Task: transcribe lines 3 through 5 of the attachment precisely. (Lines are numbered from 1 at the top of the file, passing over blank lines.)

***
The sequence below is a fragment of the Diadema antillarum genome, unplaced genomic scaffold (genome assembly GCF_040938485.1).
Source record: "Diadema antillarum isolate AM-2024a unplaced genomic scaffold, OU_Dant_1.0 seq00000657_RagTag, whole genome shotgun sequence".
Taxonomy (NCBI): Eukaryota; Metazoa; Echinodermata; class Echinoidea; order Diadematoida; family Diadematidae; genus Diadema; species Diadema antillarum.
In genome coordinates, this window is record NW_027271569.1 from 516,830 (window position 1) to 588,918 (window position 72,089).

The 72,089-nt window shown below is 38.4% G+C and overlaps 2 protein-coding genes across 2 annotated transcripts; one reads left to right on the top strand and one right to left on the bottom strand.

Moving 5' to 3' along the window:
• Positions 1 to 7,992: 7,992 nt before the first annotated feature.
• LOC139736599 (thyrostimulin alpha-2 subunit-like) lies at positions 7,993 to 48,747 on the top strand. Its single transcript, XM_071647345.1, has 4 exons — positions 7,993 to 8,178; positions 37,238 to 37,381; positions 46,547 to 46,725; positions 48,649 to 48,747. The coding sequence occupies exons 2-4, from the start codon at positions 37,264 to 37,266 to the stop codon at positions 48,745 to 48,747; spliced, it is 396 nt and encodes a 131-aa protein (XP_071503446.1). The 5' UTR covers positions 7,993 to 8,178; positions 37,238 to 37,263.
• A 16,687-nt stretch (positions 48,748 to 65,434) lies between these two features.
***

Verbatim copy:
Taxonomy (NCBI): Eukaryota; Metazoa; Echinodermata; class Echinoidea; order Diadematoida; family Diadematidae; genus Diadema; species Diadema antillarum.
In genome coordinates, this window is record NW_027271569.1 from 516,830 (window position 1) to 588,918 (window position 72,089).

The 72,089-nt window shown below is 38.4% G+C and overlaps 2 protein-coding genes across 2 annotated transcripts; one reads left to right on the top strand and one right to left on the bottom strand.